are sweet, the South African chain Nando’s has peri-peri sauce to show that South Africans
are spicy, and the American chain KFC has a sandwich with fried chicken instead of bread,
to show that Americans are complete maniacs. The other reason for the restaurants is the
same as the reason behind Ocean’s 11, Ocean’s 12, and Ocean’s 13—cold hard cash. See, the North Korean government is in desperate
need of foreign currency—in particular, Chinese yuan and American dollars. Technically, they do have their own currency,
the won, but it’s highly unstable and poorly managed—kind of like my YouTube career. The won is essentially useless, like monopoly
money or YouTube comments criticizing my pronunciation. Nearly everyone in North Korea uses foreign
currency, like dollars or yuan—and that includes the government. The problem is, the government has a lot of
trouble getting that currency. After all, how does one country get money
from another country—the answer is, usually, through trade. If the US buys something, let’s say tea,
from the UK, now the US has more tea and the UK has more US dollars. If the UK buys from the US, say cheeseburgers,
now the US has more pounds, and the UK also has more pounds, but a different kind. With the extensive sanctions most of the world
enforces on North Korea, however, there’s very little trade between North Korea and
other countries and therefore, very little access to foreign currency. The one country North Korea does much trade
with, China, is selling a lot more to North Korea than they’re buying, and North Korea
needs a way to make up the difference. They can’t just print more won and give
them to China, because remember, nobody wants won; so instead, they’ve been using foreign
currency reserves—but they’re quickly running out and that’s why Pyongyang Restaurants
exist. The restaurants are each run by a middleman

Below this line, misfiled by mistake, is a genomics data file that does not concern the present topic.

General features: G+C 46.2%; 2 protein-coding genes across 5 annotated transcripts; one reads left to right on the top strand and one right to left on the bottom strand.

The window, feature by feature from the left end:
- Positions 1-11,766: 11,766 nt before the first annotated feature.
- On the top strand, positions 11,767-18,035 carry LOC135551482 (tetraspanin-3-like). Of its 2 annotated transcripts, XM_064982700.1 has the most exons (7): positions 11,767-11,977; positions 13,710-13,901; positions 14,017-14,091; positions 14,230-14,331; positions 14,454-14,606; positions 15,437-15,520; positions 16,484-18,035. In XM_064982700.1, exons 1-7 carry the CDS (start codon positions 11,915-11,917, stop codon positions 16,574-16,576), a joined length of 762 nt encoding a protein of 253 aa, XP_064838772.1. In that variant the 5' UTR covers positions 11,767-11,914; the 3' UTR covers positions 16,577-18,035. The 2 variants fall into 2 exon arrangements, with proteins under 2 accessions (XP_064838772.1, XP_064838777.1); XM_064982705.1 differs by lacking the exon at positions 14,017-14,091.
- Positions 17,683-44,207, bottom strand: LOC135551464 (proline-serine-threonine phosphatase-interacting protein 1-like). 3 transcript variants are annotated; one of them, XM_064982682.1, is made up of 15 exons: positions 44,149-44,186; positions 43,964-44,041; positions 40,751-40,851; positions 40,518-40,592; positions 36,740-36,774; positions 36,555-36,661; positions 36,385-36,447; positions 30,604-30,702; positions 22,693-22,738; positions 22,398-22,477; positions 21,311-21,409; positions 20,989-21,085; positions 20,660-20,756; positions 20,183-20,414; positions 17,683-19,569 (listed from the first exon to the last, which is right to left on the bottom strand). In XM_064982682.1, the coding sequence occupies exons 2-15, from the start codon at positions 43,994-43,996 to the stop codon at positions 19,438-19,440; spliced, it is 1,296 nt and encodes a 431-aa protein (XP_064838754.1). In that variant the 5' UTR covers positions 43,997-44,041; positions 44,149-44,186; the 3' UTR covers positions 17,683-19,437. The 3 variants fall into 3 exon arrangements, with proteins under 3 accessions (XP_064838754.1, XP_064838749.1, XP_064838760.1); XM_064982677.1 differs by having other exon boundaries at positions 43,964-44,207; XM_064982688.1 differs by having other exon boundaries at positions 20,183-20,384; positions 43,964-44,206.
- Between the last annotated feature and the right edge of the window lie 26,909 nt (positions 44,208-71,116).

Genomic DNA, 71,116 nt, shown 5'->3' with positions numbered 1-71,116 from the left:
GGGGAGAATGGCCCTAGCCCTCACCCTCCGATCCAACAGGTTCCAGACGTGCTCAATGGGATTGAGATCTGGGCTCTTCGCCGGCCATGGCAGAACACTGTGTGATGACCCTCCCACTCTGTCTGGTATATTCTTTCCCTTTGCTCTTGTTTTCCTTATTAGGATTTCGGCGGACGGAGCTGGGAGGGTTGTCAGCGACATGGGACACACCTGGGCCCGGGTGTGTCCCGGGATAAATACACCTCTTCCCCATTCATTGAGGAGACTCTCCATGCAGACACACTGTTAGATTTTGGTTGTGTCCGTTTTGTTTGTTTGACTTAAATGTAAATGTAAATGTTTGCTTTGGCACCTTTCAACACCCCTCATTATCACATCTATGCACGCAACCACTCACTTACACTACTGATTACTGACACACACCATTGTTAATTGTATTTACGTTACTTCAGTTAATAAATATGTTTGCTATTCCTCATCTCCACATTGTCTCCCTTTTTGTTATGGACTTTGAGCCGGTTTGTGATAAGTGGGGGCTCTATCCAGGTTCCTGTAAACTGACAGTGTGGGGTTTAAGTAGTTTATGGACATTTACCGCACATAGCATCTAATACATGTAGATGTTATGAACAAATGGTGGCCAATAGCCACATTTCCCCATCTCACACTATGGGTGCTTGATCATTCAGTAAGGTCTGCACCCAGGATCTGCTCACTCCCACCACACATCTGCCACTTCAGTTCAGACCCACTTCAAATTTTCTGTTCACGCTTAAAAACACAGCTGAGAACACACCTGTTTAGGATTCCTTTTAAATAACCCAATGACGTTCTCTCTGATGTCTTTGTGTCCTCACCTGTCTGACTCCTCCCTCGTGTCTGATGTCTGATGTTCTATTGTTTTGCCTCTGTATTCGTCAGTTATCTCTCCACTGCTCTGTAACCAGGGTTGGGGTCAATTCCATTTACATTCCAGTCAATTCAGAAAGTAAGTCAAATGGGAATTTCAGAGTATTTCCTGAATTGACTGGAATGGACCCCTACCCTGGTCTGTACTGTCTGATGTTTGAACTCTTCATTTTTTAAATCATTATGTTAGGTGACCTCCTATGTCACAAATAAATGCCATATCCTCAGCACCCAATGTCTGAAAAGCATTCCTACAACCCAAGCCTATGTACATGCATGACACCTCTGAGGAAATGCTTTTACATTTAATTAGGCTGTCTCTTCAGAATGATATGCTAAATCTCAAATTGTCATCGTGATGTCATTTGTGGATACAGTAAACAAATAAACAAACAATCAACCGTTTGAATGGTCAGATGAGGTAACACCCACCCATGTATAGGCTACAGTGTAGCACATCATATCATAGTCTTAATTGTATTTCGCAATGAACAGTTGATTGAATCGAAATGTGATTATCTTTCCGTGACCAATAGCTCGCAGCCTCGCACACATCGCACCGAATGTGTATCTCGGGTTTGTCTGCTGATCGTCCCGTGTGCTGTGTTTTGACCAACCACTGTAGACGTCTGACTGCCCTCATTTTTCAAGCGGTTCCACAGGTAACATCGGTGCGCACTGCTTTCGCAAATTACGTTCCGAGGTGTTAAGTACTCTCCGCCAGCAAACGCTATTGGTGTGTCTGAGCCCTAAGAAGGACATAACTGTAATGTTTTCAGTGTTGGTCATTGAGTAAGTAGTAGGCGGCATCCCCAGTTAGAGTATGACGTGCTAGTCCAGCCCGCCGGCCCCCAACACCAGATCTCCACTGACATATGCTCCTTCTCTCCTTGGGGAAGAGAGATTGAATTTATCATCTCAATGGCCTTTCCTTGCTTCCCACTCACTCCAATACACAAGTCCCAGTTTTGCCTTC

who must send a fixed sum back to North Korea every month—between $10,000-$30,000 depending
on the size of the restaurant. If you don’t manage to send that money back,
North Korea will shut the restaurant down, and make all the employees return to the homeland,
and while we may not know everything about North Korea, we can pretty safely guess that
returning home to an angry North Korean government that feels you cheated it out of money isn’t,
you know, an amazing experience. Alright, that’s all I can say—and I’ve
probably said too much already so just go back to eating your kimchi and let’s pretend
like none of this ever happened. What I definitely haven’t said enough about,
though, is Curiosity Stream. A picture is worth a thousand words and Curiosity
Stream has 2,400 motion pictures about science, technology, history, and more so math tells
me I have lots of words left to fully describe it. The crazy part is, though, that those mad-lads
took their annual subscription, which was already an amazing deal, and made it even
better as it now includes a subscription to Nebula. Nebula is the streaming site that I and a
bunch of other creators started as a place to try new things on a platform purpose-built
for educational content. All new HAI and Wendover videos go up there
ad-free and there’s also a bunch of original, exclusive content from different creators. To get all that, all you need to do is sign
up for the annual plan, just $19.99 a year, at CuriosityStream.com/HAI and then you’ll
get an email with a link to get your free Nebula subscription. Also, you’ll be supporting all these independent
creators independently create which is, like, cool.

Leave a Reply

Your email address will not be published. Required fields are marked *